Treating S. aureus colonization on the skin and in the nares has demonstrated to improve outcomes in surgical patients.  In fact, several studies have shown the benefit of this approach.8,9 This strategy is also discussed and proposed in evidence based guidelines and recommended practices,1, 5-7 particularly for high risk procedures.

The treatment of choice to address nasal colonization with S. aureus has been a topical antibiotic dosing regimen (mupirocin calcium, 2%) applied to the nares.  This approach has been utilized for decades14 and its effect on surgical site infection outcomes has been demonstrated in two systematic reviews.10,11  Other randomized controlled studies have failed to demonstrate a significant reduction in surgical site infections.12,13  Challenges associated with this approach may pose barriers to effective risk reduction.

There is increasing evidence of resistance and treatment failure associated with the use of mupirocin.15, 16  Due to antibiotic resistance, mupirocin is not recommended without active surveillance and identification of S. aureus carriers.1 There is no standardized protocol for screening specific patient populations. In addition, screening will not identify all carriers, which may leave some patients at risk. In fact, MRSA detection from nasal swabs by culture is only 48-66% sensitive 17,18 and by rapid PCR test 62% sensitive.17 Therefore, screen and treat protocols may be ineffective for S. aureus carriers who are not identified.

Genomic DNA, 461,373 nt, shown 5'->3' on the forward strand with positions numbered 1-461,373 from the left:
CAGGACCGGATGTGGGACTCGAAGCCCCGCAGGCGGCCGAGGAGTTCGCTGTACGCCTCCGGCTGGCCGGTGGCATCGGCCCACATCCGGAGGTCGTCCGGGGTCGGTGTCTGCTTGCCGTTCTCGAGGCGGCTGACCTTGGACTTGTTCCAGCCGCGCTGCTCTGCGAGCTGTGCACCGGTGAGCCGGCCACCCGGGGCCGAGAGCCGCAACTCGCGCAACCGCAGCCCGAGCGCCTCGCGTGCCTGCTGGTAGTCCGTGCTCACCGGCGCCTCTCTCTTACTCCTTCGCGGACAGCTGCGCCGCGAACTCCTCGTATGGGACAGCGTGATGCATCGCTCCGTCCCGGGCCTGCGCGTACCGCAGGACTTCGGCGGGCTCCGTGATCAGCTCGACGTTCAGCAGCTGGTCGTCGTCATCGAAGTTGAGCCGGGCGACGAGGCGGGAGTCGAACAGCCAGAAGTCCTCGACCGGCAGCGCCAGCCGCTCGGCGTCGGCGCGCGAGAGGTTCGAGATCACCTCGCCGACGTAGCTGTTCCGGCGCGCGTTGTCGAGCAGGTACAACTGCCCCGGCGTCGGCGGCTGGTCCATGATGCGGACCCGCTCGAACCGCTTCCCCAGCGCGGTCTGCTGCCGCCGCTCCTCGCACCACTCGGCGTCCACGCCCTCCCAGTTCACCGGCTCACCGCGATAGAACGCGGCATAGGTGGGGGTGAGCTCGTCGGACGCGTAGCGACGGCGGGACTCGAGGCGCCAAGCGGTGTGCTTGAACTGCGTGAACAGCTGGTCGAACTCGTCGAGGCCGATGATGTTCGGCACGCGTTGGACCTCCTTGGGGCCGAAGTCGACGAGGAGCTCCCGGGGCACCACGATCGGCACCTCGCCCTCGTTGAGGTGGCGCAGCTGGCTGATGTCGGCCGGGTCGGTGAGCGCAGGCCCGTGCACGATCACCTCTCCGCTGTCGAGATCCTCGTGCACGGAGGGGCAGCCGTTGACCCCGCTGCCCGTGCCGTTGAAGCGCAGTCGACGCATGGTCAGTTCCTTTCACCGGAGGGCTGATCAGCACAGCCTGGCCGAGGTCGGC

Treatment failure can occur due to an incomplete dosing regimen or patient noncompliance.20  The recommended dosing for mupirocin is twice daily for five days.19  This can be difficult to complete prior to certain non-elective procedures.  Decolonization efficacy is dose dependent12 and outpatient compliance rates of 62-86% to a preoperative intranasal mupirocin dosing regimen have been reported.20, 21 Treatment failure, mupirocin resistance and challenges associated with the screen and treat decolonization approach led to the need for an alternative solution to help reduce the risk of S. aureus surgical site infection due to nasal colonization.

Addressing the Challenges